The Future of Europe

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Mr. Lilley: Will the hon. Lady give way?

Ms Stuart: I will not, because I want to conclude my remarks.

Column Number: 040

Mr. Lilley: I am not surprised. It says a large majority.

The Chairman: Order. I do not want this House to give a bad example to our colleagues from the other place.

Ms Stuart: There is a debate about large and small, and left and right. There is a real tension in ensuring that we respect the interests of the small countries as much as those of the large ones. However, we must not reach a point at which one small country can hold up the whole process; nor must we create an ā la carte Europe, which would be equally divisive.

The issue of regions was raised. We in the Convention are keen to ensure that the mechanisms of regional devolution in each country are effective. We do not think that it would be right for the Convention to tell the Spaniards how to deal with Catalan, the Germans how to deal with the Länder, or the UK what its relationship with Scotland should be. Those decisions must be devolved.

Finally, I shall respond to the criticism that subsidiarity is not strong enough. I do not want to create a system in which individual national Parliaments have a right to veto Commission proposals. We are, quite rightly, represented by our Governments. However, if a third of the Parliaments were to say, for example, ''Hold on, that really should not be done at that level'', that collective view would force the Commission to reconsider. That is hugely significant. I wish that hon. Members would appreciate what a huge change in the EU architecture that represents. For the first time, national Parliaments will have a voice.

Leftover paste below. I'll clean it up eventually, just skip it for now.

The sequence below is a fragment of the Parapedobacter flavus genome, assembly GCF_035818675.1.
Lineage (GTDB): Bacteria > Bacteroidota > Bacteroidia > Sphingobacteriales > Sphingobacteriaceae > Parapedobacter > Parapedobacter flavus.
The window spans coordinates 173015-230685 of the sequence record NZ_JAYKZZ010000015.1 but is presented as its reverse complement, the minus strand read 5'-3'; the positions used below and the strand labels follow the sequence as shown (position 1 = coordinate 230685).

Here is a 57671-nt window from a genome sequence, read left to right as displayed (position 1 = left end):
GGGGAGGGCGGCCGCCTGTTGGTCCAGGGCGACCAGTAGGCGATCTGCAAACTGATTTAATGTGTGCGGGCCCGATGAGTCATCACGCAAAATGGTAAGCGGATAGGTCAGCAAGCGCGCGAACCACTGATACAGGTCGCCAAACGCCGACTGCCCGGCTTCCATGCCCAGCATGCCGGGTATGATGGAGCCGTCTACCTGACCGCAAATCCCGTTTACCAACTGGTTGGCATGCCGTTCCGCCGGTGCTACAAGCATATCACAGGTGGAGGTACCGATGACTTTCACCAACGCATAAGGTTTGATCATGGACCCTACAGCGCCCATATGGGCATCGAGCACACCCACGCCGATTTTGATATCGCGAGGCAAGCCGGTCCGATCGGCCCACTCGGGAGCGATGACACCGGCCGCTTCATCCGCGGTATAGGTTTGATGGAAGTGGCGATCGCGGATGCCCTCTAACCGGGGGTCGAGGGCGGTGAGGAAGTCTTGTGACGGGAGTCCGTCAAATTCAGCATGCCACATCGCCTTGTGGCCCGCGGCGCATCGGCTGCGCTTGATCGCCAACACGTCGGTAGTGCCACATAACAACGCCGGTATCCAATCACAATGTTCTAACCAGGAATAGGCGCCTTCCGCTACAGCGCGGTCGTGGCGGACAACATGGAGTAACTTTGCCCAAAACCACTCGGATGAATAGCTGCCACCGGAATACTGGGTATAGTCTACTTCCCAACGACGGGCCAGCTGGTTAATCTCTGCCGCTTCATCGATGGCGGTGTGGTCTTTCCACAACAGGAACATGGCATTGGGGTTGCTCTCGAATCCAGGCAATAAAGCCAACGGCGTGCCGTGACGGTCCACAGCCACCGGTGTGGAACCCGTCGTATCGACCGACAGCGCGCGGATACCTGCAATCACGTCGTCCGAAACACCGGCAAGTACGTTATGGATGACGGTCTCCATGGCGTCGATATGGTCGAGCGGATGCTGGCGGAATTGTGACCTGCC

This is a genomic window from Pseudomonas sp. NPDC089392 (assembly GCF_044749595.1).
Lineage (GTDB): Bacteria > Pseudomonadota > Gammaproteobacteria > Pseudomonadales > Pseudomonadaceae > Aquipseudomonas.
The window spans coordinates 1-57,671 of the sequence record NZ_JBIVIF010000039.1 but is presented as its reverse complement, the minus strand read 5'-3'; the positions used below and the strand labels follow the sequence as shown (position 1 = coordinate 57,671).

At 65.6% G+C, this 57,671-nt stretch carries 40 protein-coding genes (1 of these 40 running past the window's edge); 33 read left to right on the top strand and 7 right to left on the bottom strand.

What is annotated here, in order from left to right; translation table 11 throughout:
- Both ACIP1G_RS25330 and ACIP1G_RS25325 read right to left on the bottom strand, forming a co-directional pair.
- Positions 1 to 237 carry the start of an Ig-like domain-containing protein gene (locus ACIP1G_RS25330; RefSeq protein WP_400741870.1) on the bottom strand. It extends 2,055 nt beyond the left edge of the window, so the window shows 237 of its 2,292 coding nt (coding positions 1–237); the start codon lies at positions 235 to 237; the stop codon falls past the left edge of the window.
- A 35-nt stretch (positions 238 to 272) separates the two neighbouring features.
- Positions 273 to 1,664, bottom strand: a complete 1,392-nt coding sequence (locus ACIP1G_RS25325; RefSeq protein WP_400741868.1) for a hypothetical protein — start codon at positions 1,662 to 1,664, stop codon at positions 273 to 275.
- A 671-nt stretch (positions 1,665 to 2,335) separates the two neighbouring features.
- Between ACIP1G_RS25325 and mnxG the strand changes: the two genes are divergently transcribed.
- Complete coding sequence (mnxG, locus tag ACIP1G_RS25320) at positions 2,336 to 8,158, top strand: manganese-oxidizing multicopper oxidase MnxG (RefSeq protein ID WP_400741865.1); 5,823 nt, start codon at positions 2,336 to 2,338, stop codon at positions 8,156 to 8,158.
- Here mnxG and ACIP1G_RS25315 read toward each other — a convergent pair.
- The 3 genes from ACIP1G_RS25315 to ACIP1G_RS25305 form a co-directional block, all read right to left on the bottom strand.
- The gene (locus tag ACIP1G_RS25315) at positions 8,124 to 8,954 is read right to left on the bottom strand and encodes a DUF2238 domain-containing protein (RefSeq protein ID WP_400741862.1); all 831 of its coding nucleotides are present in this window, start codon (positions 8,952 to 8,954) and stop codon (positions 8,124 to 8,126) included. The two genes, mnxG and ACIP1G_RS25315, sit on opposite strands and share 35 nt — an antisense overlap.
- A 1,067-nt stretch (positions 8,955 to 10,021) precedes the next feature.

We are represented by our Governments. The biggest change is to access to information, so that Parliaments can carry out scrutiny in a politically effective way. When we considered the various systems, we found that all of them, on balance, could do better. There is a huge amount of information available to assist in exerting political influence on Governments, and that needs to be available earlier. I urge hon. Members to consider that, and to recognise what a huge change that is.

Question put and agreed to.


    That the Committee has considered the Third Report (24th July) and the Fourth Report (15th October) from the United Kingdom Representatives to the Convention on the Future of Europe.

Committee rose at Seven o'clock.

Column Number: 041

The following Members attended the Committee:
Cook, Mr. Frank (Chairman)
Anderson, Donald
Cash, Mr.
Connarty, Mr.
Cunningham, Tony
David, Mr.
Davis, Mr.
Dobbin, Jim
Heathcoat-Amory Mr.
Hendrick, Mr.

Column Number: 042

Hood, Mr.
Illsley, Miss
McIntosh, Miss
Maples, Mr.
Robertson, Angus
Steen, Mr.
Stuart, Ms
Tynan, Mr.
Watkinson, Angela

The following also attended, pursuant to paragraph (4) of the Order of the House (12 June 2002):
Bacon, Mr. Richard (South Norfolk)
Burt, Alastair (North-East Bedfordshire)
Hopkins, Mr. Kelvin (Luton, North)
Lilley, Mr. Peter (Hitchin and Harpenden)
Prentice, Mr. Gordon (Pendle)
Redwood, Mr. John (Wokingham)

The following Members of the House of Lords also attended, pursuant to paragraph (5) of the Order of the House (12 June 2002):
Lord Brooke of Alverthorpe
Lord Grenfell
Lord Howell of Guildford
Lord Hylton
Lord Lea of Crondall
Lord Maclennan of Rogart
Lord Monson
Baroness Rawlings
Lord Stoddart of Swindon
Lord Tomlinson
Lord Waddington
Baroness Williams of Crosby
Lord Willoughby de Broke

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Prepared 23 October 2002